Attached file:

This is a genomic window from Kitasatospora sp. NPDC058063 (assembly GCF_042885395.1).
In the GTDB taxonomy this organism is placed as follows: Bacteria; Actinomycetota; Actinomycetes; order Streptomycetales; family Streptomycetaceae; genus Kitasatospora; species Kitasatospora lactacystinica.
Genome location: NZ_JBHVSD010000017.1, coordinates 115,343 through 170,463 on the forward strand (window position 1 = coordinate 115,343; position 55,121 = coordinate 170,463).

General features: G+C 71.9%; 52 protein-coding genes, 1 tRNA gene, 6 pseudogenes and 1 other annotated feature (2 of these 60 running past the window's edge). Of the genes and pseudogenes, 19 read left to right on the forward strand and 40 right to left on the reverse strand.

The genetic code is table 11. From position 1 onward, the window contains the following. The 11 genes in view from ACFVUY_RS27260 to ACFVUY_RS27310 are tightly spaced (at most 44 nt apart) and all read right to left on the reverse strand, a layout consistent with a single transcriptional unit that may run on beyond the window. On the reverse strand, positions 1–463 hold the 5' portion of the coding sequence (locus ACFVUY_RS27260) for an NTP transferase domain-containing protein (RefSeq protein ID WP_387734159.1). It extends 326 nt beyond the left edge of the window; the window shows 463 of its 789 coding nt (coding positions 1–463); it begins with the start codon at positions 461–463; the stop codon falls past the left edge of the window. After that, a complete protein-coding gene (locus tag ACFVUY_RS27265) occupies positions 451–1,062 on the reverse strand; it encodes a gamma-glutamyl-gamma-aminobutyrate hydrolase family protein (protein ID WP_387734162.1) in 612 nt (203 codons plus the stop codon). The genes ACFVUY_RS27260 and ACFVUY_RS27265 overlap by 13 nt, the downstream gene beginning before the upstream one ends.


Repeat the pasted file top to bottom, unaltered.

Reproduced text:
This is a genomic window from Kitasatospora sp. NPDC058063 (assembly GCF_042885395.1).
In the GTDB taxonomy this organism is placed as follows: Bacteria; Actinomycetota; Actinomycetes; order Streptomycetales; family Streptomycetaceae; genus Kitasatospora; species Kitasatospora lactacystinica.
Genome location: NZ_JBHVSD010000017.1, coordinates 115,343 through 170,463 on the forward strand (window position 1 = coordinate 115,343; position 55,121 = coordinate 170,463).

General features: G+C 71.9%; 52 protein-coding genes, 1 tRNA gene, 6 pseudogenes and 1 other annotated feature (2 of these 60 running past the window's edge). Of the genes and pseudogenes, 19 read left to right on the forward strand and 40 right to left on the reverse strand.

The genetic code is table 11. From position 1 onward, the window contains the following. The 11 genes in view from ACFVUY_RS27260 to ACFVUY_RS27310 are tightly spaced (at most 44 nt apart) and all read right to left on the reverse strand, a layout consistent with a single transcriptional unit that may run on beyond the window. On the reverse strand, positions 1–463 hold the 5' portion of the coding sequence (locus ACFVUY_RS27260) for an NTP transferase domain-containing protein (RefSeq protein ID WP_387734159.1). It extends 326 nt beyond the left edge of the window; the window shows 463 of its 789 coding nt (coding positions 1–463); it begins with the start codon at positions 461–463; the stop codon falls past the left edge of the window. After that, a complete protein-coding gene (locus tag ACFVUY_RS27265) occupies positions 451–1,062 on the reverse strand; it encodes a gamma-glutamyl-gamma-aminobutyrate hydrolase family protein (protein ID WP_387734162.1) in 612 nt (203 codons plus the stop codon). The genes ACFVUY_RS27260 and ACFVUY_RS27265 overlap by 13 nt, the downstream gene beginning before the upstream one ends.